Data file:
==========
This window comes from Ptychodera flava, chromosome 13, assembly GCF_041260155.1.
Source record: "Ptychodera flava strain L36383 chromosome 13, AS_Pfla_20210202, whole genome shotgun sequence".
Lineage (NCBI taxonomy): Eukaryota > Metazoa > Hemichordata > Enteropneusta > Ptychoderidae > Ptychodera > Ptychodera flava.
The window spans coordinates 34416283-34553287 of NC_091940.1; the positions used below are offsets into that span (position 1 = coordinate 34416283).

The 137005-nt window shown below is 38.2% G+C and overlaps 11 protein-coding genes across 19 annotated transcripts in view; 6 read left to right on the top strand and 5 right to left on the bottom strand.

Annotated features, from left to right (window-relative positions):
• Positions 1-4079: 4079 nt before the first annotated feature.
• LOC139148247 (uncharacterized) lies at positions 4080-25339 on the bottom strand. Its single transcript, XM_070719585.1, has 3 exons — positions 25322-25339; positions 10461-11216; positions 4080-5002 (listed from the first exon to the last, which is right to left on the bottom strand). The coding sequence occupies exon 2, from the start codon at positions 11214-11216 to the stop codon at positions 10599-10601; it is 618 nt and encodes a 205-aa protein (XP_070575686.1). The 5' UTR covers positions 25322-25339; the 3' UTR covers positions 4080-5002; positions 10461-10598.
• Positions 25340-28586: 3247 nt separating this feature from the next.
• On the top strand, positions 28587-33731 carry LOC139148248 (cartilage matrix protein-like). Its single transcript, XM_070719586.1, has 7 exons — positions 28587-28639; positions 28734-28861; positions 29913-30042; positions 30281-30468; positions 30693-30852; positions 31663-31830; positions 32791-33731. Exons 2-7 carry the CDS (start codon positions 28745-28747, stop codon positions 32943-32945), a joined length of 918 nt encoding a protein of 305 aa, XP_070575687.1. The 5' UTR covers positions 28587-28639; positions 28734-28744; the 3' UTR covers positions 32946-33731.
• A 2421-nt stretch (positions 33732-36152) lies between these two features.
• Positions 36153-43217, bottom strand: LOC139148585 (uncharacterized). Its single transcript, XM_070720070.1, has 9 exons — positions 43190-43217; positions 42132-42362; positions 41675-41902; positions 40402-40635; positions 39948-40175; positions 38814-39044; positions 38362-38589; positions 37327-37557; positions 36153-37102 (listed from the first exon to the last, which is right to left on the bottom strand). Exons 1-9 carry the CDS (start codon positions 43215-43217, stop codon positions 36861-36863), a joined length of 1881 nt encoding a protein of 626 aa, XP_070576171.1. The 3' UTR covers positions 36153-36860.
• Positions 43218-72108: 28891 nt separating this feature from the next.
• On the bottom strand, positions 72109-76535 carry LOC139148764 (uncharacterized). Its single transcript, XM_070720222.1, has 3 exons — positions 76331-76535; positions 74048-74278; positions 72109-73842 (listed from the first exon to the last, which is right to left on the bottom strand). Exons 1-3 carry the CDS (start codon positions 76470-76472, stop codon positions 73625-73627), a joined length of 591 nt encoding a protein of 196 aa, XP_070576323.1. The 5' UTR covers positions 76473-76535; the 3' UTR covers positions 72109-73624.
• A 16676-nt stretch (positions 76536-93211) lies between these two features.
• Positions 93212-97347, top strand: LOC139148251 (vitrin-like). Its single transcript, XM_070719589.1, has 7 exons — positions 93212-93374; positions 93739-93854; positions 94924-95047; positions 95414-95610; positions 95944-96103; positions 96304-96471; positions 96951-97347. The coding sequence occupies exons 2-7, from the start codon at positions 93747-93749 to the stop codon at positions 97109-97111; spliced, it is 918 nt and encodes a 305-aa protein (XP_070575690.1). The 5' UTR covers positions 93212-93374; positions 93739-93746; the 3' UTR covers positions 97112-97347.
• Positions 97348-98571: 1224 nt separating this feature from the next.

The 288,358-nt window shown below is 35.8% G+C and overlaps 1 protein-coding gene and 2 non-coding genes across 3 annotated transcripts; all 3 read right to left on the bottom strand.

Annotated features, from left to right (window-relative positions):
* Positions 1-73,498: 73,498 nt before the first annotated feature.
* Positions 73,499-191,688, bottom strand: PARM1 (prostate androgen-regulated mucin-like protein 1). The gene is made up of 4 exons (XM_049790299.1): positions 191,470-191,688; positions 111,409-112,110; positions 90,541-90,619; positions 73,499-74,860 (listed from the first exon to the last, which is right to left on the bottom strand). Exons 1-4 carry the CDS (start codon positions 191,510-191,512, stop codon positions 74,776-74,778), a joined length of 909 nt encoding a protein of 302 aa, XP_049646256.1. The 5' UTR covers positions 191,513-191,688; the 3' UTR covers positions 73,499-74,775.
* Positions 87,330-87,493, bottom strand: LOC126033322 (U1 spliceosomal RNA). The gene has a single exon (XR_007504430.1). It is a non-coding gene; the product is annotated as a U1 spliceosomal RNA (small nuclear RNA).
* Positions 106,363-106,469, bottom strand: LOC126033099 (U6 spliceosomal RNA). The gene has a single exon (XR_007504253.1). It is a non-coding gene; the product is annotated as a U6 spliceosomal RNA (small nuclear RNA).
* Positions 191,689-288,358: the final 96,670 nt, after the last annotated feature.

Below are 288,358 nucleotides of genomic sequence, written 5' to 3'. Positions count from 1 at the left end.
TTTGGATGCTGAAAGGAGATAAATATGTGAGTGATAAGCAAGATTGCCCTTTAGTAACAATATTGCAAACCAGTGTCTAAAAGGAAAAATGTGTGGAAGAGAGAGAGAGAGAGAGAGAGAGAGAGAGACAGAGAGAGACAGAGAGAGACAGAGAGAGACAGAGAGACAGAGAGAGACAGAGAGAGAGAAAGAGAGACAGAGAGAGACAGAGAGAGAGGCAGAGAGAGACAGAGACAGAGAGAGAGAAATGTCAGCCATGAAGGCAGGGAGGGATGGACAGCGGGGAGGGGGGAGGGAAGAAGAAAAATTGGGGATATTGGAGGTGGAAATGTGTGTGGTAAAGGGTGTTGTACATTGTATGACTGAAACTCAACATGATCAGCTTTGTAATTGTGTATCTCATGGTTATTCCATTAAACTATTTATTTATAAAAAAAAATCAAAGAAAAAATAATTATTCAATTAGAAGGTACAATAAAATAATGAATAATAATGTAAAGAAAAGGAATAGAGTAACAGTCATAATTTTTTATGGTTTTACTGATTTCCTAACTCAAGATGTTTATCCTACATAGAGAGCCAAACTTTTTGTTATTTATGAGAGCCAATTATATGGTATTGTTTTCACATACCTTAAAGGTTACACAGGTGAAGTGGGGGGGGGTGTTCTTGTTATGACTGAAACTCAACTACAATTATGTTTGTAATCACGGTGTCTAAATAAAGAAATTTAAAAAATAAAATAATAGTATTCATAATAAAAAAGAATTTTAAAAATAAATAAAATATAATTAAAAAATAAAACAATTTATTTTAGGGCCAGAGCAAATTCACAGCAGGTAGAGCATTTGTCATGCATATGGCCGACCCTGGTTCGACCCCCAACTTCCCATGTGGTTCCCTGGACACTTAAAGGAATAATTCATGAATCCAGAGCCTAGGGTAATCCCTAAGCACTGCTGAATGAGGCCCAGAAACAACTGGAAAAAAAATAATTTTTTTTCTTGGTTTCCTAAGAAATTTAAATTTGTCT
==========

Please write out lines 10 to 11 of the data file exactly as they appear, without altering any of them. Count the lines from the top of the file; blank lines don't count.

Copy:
• On the top strand, positions 28587-33731 carry LOC139148248 (cartilage matrix protein-like). Its single transcript, XM_070719586.1, has 7 exons — positions 28587-28639; positions 28734-28861; positions 29913-30042; positions 30281-30468; positions 30693-30852; positions 31663-31830; positions 32791-33731. Exons 2-7 carry the CDS (start codon positions 28745-28747, stop codon positions 32943-32945), a joined length of 918 nt encoding a protein of 305 aa, XP_070575687.1. The 5' UTR covers positions 28587-28639; positions 28734-28744; the 3' UTR covers positions 32946-33731.
• A 2421-nt stretch (positions 33732-36152) lies between these two features.